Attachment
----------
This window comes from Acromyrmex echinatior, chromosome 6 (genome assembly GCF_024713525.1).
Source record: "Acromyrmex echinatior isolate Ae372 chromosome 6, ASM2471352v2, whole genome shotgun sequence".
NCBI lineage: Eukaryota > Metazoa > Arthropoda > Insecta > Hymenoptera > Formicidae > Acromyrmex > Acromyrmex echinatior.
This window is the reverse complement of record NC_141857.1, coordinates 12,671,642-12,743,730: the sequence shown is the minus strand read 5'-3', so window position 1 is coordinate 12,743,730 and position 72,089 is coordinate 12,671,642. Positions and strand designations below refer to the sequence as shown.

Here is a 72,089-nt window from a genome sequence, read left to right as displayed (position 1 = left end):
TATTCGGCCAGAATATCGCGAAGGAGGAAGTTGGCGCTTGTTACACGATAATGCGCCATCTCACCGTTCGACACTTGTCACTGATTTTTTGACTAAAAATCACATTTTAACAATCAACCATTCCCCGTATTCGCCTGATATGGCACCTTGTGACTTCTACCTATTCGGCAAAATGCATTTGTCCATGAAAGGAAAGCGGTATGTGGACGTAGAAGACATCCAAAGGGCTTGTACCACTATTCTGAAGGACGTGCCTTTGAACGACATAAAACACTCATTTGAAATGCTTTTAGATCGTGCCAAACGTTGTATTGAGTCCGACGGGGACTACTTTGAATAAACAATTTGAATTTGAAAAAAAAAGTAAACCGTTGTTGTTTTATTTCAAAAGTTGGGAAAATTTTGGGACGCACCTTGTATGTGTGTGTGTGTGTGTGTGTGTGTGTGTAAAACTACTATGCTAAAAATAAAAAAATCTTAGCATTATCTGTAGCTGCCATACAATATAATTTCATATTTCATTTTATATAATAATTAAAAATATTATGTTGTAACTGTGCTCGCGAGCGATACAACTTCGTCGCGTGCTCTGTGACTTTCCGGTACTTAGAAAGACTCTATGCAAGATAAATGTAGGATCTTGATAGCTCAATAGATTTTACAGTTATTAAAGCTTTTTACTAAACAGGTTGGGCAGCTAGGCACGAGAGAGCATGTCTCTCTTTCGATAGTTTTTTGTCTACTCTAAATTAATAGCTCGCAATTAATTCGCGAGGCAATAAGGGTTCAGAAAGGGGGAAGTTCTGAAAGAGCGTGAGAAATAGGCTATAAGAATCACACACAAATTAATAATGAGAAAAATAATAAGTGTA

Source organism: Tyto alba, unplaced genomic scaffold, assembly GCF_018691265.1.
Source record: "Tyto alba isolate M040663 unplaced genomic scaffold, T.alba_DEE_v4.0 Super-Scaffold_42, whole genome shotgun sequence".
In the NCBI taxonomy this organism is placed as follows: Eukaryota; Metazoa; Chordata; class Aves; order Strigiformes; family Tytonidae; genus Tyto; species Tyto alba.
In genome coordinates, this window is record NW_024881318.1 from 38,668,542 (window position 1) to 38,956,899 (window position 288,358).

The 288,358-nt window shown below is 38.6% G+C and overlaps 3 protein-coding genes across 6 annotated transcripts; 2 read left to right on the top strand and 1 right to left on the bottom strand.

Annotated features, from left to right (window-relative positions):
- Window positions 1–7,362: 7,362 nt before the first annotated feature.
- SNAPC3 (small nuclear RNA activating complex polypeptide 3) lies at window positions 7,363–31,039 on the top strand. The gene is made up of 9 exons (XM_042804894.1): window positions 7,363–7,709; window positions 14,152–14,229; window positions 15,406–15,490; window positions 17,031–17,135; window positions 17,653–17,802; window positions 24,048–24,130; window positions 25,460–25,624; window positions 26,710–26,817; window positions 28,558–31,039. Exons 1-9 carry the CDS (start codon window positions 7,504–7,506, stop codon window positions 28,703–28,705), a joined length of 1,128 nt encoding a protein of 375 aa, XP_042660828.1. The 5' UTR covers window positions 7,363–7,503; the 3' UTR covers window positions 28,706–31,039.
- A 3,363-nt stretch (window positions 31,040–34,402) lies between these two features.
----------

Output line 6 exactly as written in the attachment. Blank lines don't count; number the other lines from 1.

TATTCGGCCAGAATATCGCGAAGGAGGAAGTTGGCGCTTGTTACACGATAATGCGCCATCTCACCGTTCGACACTTGTCACTGATTTTTTGACTAAAAATCACATTTTAACAATCAACCATTCCCCGTATTCGCCTGATATGGCACCTTGTGACTTCTACCTATTCGGCAAAATGCATTTGTCCATGAAAGGAAAGCGGTATGTGGACGTAGAAGACATCCAAAGGGCTTGTACCACTATTCTGAAGGACGTGCCTTTGAACGACATAAAACACTCATTTGAAATGCTTTTAGATCGTGCCAAACGTTGTATTGAGTCCGACGGGGACTACTTTGAATAAACAATTTGAATTTGAAAAAAAAAGTAAACCGTTGTTGTTTTATTTCAAAAGTTGGGAAAATTTTGGGACGCACCTTGTATGTGTGTGTGTGTGTGTGTGTGTGTGTGTAAAACTACTATGCTAAAAATAAAAAAATCTTAGCATTATCTGTAGCTGCCATACAATATAATTTCATATTTCATTTTATATAATAATTAAAAATATTATGTTGTAACTGTGCTCGCGAGCGATACAACTTCGTCGCGTGCTCTGTGACTTTCCGGTACTTAGAAAGACTCTATGCAAGATAAATGTAGGATCTTGATAGCTCAATAGATTTTACAGTTATTAAAGCTTTTTACTAAACAGGTTGGGCAGCTAGGCACGAGAGAGCATGTCTCTCTTTCGATAGTTTTTTGTCTACTCTAAATTAATAGCTCGCAATTAATTCGCGAGGCAATAAGGGTTCAGAAAGGGGGAAGTTCTGAAAGAGCGTGAGAAATAGGCTATAAGAATCACACACAAATTAATAATGAGAAAAATAATAAGTGTA